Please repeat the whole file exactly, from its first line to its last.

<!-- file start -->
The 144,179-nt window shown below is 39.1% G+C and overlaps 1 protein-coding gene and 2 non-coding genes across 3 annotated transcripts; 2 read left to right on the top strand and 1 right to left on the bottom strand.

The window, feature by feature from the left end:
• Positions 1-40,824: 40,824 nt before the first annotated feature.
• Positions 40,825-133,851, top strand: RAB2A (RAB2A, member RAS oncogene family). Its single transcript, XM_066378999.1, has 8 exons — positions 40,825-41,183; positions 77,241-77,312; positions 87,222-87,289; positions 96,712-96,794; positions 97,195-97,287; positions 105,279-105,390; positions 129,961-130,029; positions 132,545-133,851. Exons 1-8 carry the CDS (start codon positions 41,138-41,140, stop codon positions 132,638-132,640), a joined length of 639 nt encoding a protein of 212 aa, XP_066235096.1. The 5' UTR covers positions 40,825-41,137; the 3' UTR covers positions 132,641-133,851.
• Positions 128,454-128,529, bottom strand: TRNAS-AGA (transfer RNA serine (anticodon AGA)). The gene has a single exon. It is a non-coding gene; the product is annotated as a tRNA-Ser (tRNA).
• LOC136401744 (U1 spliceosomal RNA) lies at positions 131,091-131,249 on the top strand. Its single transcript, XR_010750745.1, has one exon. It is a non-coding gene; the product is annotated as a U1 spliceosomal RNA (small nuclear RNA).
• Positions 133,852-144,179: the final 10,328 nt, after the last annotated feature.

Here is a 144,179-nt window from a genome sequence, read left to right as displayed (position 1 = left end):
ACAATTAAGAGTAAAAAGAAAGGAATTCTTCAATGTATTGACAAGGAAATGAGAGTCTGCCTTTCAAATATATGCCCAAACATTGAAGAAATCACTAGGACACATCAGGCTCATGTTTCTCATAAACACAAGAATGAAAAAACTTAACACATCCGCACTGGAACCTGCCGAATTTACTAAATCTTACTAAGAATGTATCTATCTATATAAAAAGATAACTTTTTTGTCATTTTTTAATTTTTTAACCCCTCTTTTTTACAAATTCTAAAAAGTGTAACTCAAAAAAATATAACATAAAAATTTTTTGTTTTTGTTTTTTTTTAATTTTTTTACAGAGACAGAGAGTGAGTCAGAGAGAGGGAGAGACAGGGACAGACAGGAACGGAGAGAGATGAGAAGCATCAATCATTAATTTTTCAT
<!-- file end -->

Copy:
The 144,179-nt window shown below is 39.1% G+C and overlaps 1 protein-coding gene and 2 non-coding genes across 3 annotated transcripts; 2 read left to right on the top strand and 1 right to left on the bottom strand.

The window, feature by feature from the left end:
• Positions 1-40,824: 40,824 nt before the first annotated feature.
• Positions 40,825-133,851, top strand: RAB2A (RAB2A, member RAS oncogene family). Its single transcript, XM_066378999.1, has 8 exons — positions 40,825-41,183; positions 77,241-77,312; positions 87,222-87,289; positions 96,712-96,794; positions 97,195-97,287; positions 105,279-105,390; positions 129,961-130,029; positions 132,545-133,851. Exons 1-8 carry the CDS (start codon positions 41,138-41,140, stop codon positions 132,638-132,640), a joined length of 639 nt encoding a protein of 212 aa, XP_066235096.1. The 5' UTR covers positions 40,825-41,137; the 3' UTR covers positions 132,641-133,851.
• Positions 128,454-128,529, bottom strand: TRNAS-AGA (transfer RNA serine (anticodon AGA)). The gene has a single exon. It is a non-coding gene; the product is annotated as a tRNA-Ser (tRNA).
• LOC136401744 (U1 spliceosomal RNA) lies at positions 131,091-131,249 on the top strand. Its single transcript, XR_010750745.1, has one exon. It is a non-coding gene; the product is annotated as a U1 spliceosomal RNA (small nuclear RNA).
• Positions 133,852-144,179: the final 10,328 nt, after the last annotated feature.

Here is a 144,179-nt window from a genome sequence, read left to right as displayed (position 1 = left end):
ACAATTAAGAGTAAAAAGAAAGGAATTCTTCAATGTATTGACAAGGAAATGAGAGTCTGCCTTTCAAATATATGCCCAAACATTGAAGAAATCACTAGGACACATCAGGCTCATGTTTCTCATAAACACAAGAATGAAAAAACTTAACACATCCGCACTGGAACCTGCCGAATTTACTAAATCTTACTAAGAATGTATCTATCTATATAAAAAGATAACTTTTTTGTCATTTTTTAATTTTTTAACCCCTCTTTTTTACAAATTCTAAAAAGTGTAACTCAAAAAAATATAACATAAAAATTTTTTGTTTTTGTTTTTTTTTAATTTTTTTACAGAGACAGAGAGTGAGTCAGAGAGAGGGAGAGACAGGGACAGACAGGAACGGAGAGAGATGAGAAGCATCAATCATTAATTTTTCAT